CROSS FINGERS is from the more thoughtful end of the thriller, investigative spectrum. Looking backwards into history might take away the immediacy of a threat, but it does give this author a chance to look at history ...
The sequel to Robert Schofield's debut, Heist, is here at last. MARBLE BAR picks up the life, and trials of mining engineer and extremely reluctant hero Gareth Ford a year or so after he was framed for the multi-million dollar Gwardar Gold Mine heist.
FRACTURED is a thriller entry in the expanding local sub-genre of books that look very close to home. Set as close to home as possible, it's the story of Anna, her husband Tony and their baby son Jack.
Written with the distinct feeling of a movie treatment RUN TO ME takes the story of a young boy in extreme danger, and combines that with a woman traumatised and stigmatised by the death of her own young boy.
Ever read a book that you know you should just absolutely love, and yet somehow you're not quite getting it. It's a bit like that feeling you get when you're invited to a party and show up in fancy dress only to realise that you'd muddled up the invitations.
It's great to see police procedurals set in rural Australia that don't assume that everything's sinister and vaguely barking mad, and that reflects some of the dry humour, and resilience of both the cops and the locals.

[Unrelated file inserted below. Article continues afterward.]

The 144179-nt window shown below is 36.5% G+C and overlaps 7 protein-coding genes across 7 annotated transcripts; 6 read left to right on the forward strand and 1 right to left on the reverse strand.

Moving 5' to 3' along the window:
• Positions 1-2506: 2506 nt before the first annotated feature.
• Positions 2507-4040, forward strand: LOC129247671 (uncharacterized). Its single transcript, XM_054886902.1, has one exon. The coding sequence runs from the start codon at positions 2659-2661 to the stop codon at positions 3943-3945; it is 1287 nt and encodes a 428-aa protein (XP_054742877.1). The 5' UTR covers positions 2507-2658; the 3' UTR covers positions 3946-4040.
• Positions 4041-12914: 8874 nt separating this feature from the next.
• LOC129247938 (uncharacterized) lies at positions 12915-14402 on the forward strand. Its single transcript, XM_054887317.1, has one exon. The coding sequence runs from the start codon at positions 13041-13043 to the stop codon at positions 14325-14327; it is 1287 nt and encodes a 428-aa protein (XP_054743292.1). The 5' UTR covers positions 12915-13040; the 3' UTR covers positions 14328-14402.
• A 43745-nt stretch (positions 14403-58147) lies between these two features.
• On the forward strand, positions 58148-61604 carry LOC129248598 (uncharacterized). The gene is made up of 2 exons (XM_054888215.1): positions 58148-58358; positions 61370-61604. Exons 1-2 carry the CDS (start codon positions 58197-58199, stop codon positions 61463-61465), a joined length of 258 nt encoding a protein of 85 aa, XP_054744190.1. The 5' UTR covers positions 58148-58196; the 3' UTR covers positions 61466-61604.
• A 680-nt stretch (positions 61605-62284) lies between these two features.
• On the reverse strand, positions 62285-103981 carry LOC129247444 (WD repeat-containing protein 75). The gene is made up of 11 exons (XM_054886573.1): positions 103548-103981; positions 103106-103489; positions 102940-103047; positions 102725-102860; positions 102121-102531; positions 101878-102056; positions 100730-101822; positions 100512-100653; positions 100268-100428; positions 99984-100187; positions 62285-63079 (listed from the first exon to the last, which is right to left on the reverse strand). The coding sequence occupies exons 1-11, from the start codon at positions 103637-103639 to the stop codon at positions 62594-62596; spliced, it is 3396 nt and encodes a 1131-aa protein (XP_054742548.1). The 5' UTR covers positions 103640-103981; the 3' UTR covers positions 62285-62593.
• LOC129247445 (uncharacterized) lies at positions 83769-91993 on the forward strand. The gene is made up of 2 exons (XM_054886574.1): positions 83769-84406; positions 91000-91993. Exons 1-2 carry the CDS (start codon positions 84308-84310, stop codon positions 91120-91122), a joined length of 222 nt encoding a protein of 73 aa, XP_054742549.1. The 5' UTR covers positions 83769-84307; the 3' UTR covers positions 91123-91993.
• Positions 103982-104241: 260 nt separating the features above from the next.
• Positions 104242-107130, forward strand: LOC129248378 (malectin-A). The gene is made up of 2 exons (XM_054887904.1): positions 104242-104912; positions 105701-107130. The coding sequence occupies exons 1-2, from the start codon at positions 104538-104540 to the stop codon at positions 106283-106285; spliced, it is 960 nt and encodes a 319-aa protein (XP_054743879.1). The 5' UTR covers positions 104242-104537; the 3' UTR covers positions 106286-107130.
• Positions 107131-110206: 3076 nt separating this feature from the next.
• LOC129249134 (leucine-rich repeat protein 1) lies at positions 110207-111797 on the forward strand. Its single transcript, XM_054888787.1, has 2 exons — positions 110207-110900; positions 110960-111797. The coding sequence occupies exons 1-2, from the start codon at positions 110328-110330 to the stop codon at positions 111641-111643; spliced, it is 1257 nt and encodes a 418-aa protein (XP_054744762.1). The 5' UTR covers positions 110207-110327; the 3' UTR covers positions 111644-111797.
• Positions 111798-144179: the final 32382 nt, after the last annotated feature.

Melbourne in the late 1980s, and journalist Peter Clancy is working for The Truth. Which, for those of us who were around in those days, in that place, conjures up a very clear vision. Booze, coffee, dodgy goings on and journalism from the... well extreme-tabloid end of the scale.
There has always been a strong instructive element in the Emmanuel Cooper series. Apartheid South Africa is a world that we know existed, even know some details about, but what it was like actually living in that regime, particularly when you're not definitely part of the elite? Well that's where this series comes in.
There must be a group of readers out there that are a sucker for a fabulous book title (or it could be a group of one) but HOW I BECAME THE MR BIG OF PEOPLE SMUGGLING is one of those eye-catching titles that luckily coincides with a terrific story.
The thing with really enjoyable review books that are part of a series is that there's no option but to go back and get the earlier books. Regardless of how teetering the current reading pile might be. Which is what happened here after finishing STALIN'S GOLD.
Spent last night chasing bulls, ducks and geese around in circles in the dark and the rain - so it was a relief to get back inside, in front of the fire and read something that is actually much better than the blurb indicates.
Over the weekend I managed to get some reading done for a change.. thankfully the bull stayed in his paddock, the cats didn't attempt any escape routines and the Guinea Fowl (mostly) stopped chasing the chooks around in circles. Don't ask what the sheep did - you can't win all of them.
The third book in the Benjamin Cooker Winemaker series out of France. Needless to say I've got the cart before the horse again and now have to read the second. Fabulous, cosier, wine focused series for fans of any combination of the above.